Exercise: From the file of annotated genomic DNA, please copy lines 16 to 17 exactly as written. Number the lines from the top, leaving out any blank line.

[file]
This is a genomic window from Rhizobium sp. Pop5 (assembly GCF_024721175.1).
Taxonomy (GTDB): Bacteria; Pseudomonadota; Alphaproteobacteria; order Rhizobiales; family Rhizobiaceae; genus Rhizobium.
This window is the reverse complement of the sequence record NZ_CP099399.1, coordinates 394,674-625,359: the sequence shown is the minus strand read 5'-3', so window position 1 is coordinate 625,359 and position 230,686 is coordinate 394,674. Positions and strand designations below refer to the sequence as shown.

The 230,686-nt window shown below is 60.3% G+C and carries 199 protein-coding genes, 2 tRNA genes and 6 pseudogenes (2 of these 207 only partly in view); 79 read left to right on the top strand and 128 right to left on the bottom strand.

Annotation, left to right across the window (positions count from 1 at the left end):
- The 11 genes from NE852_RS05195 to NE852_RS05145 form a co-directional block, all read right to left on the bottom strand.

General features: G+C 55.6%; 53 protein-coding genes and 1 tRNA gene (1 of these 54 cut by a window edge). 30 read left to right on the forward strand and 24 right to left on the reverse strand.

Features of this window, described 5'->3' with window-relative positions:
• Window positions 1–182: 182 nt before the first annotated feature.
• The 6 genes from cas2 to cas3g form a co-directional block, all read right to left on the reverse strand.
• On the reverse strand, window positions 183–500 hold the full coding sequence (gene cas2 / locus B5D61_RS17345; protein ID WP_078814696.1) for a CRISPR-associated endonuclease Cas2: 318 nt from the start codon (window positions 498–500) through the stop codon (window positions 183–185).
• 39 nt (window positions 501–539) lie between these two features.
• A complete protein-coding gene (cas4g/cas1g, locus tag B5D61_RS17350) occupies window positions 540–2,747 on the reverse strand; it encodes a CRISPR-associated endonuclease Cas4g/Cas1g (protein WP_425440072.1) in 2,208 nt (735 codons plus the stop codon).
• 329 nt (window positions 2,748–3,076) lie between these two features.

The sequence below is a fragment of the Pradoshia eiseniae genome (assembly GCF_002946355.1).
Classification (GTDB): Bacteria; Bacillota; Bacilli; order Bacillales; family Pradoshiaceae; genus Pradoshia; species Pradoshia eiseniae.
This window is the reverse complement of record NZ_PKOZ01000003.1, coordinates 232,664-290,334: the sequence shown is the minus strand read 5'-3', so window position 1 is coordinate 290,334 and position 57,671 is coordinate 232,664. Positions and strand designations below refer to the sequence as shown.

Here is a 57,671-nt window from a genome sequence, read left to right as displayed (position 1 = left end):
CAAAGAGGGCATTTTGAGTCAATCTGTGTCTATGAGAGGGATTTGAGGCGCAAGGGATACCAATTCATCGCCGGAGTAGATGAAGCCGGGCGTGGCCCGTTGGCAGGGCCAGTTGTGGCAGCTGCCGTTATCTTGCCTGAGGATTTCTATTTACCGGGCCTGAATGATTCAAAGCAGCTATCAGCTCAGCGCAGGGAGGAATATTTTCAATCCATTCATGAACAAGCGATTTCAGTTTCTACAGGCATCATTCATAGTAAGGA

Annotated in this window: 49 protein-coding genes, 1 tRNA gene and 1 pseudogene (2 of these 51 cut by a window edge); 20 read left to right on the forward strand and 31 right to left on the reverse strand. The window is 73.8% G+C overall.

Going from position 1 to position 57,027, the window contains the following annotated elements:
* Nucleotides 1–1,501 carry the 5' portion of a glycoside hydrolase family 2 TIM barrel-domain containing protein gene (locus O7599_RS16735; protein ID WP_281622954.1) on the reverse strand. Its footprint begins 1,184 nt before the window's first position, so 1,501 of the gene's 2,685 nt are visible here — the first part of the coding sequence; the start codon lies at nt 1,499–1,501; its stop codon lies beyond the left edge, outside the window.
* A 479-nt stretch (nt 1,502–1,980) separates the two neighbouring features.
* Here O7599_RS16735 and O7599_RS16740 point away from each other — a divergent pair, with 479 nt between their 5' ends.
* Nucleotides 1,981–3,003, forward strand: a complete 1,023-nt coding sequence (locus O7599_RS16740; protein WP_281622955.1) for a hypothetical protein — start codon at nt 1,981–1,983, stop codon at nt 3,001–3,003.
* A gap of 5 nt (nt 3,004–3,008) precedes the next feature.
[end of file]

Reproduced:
Classification (GTDB): Bacteria; Bacillota; Bacilli; order Bacillales; family Pradoshiaceae; genus Pradoshia; species Pradoshia eiseniae.
This window is the reverse complement of record NZ_PKOZ01000003.1, coordinates 232,664-290,334: the sequence shown is the minus strand read 5'-3', so window position 1 is coordinate 290,334 and position 57,671 is coordinate 232,664. Positions and strand designations below refer to the sequence as shown.